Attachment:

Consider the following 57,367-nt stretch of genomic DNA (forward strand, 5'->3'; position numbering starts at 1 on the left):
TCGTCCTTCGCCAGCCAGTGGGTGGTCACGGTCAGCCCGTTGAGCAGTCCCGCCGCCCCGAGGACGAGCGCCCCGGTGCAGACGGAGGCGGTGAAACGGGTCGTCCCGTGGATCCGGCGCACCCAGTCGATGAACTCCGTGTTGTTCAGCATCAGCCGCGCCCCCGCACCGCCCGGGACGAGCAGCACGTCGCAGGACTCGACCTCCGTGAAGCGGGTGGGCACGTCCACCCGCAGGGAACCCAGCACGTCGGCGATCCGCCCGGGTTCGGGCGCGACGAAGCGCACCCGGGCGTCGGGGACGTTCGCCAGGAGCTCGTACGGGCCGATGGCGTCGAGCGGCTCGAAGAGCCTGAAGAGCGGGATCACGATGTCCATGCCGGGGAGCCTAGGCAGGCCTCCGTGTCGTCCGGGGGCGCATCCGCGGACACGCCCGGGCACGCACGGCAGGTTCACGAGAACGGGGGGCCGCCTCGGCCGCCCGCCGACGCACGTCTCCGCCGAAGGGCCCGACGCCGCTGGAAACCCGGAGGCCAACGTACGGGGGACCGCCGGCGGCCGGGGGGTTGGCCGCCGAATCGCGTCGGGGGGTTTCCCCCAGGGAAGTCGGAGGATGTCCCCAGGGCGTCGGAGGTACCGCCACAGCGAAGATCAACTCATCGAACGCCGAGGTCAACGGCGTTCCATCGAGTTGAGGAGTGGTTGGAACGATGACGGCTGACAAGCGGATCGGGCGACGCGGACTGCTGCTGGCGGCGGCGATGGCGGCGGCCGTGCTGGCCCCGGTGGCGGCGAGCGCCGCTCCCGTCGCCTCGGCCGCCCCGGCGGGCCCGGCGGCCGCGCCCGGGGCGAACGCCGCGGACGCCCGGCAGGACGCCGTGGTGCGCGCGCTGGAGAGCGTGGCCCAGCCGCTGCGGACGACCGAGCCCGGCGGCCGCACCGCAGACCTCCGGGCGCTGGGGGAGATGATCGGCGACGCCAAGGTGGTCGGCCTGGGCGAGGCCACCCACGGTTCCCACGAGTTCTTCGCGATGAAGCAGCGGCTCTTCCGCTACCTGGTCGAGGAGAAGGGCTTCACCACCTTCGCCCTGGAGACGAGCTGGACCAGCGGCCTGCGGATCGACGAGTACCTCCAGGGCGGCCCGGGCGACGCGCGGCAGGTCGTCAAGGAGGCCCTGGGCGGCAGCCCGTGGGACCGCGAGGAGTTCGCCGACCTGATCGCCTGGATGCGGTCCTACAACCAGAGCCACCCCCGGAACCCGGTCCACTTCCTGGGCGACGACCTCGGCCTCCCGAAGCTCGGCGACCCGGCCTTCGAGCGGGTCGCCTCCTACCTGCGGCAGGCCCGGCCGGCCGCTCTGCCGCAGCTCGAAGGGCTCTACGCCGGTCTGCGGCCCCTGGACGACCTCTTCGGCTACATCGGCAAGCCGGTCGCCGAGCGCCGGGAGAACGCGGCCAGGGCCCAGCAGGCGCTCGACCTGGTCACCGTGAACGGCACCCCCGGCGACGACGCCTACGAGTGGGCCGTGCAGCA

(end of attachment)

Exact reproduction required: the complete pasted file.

Consider the following 57,367-nt stretch of genomic DNA (forward strand, 5'->3'; position numbering starts at 1 on the left):
TCGTCCTTCGCCAGCCAGTGGGTGGTCACGGTCAGCCCGTTGAGCAGTCCCGCCGCCCCGAGGACGAGCGCCCCGGTGCAGACGGAGGCGGTGAAACGGGTCGTCCCGTGGATCCGGCGCACCCAGTCGATGAACTCCGTGTTGTTCAGCATCAGCCGCGCCCCCGCACCGCCCGGGACGAGCAGCACGTCGCAGGACTCGACCTCCGTGAAGCGGGTGGGCACGTCCACCCGCAGGGAACCCAGCACGTCGGCGATCCGCCCGGGTTCGGGCGCGACGAAGCGCACCCGGGCGTCGGGGACGTTCGCCAGGAGCTCGTACGGGCCGATGGCGTCGAGCGGCTCGAAGAGCCTGAAGAGCGGGATCACGATGTCCATGCCGGGGAGCCTAGGCAGGCCTCCGTGTCGTCCGGGGGCGCATCCGCGGACACGCCCGGGCACGCACGGCAGGTTCACGAGAACGGGGGGCCGCCTCGGCCGCCCGCCGACGCACGTCTCCGCCGAAGGGCCCGACGCCGCTGGAAACCCGGAGGCCAACGTACGGGGGACCGCCGGCGGCCGGGGGGTTGGCCGCCGAATCGCGTCGGGGGGTTTCCCCCAGGGAAGTCGGAGGATGTCCCCAGGGCGTCGGAGGTACCGCCACAGCGAAGATCAACTCATCGAACGCCGAGGTCAACGGCGTTCCATCGAGTTGAGGAGTGGTTGGAACGATGACGGCTGACAAGCGGATCGGGCGACGCGGACTGCTGCTGGCGGCGGCGATGGCGGCGGCCGTGCTGGCCCCGGTGGCGGCGAGCGCCGCTCCCGTCGCCTCGGCCGCCCCGGCGGGCCCGGCGGCCGCGCCCGGGGCGAACGCCGCGGACGCCCGGCAGGACGCCGTGGTGCGCGCGCTGGAGAGCGTGGCCCAGCCGCTGCGGACGACCGAGCCCGGCGGCCGCACCGCAGACCTCCGGGCGCTGGGGGAGATGATCGGCGACGCCAAGGTGGTCGGCCTGGGCGAGGCCACCCACGGTTCCCACGAGTTCTTCGCGATGAAGCAGCGGCTCTTCCGCTACCTGGTCGAGGAGAAGGGCTTCACCACCTTCGCCCTGGAGACGAGCTGGACCAGCGGCCTGCGGATCGACGAGTACCTCCAGGGCGGCCCGGGCGACGCGCGGCAGGTCGTCAAGGAGGCCCTGGGCGGCAGCCCGTGGGACCGCGAGGAGTTCGCCGACCTGATCGCCTGGATGCGGTCCTACAACCAGAGCCACCCCCGGAACCCGGTCCACTTCCTGGGCGACGACCTCGGCCTCCCGAAGCTCGGCGACCCGGCCTTCGAGCGGGTCGCCTCCTACCTGCGGCAGGCCCGGCCGGCCGCTCTGCCGCAGCTCGAAGGGCTCTACGCCGGTCTGCGGCCCCTGGACGACCTCTTCGGCTACATCGGCAAGCCGGTCGCCGAGCGCCGGGAGAACGCGGCCAGGGCCCAGCAGGCGCTCGACCTGGTCACCGTGAACGGCACCCCCGGCGACGACGCCTACGAGTGGGCCGTGCAGCA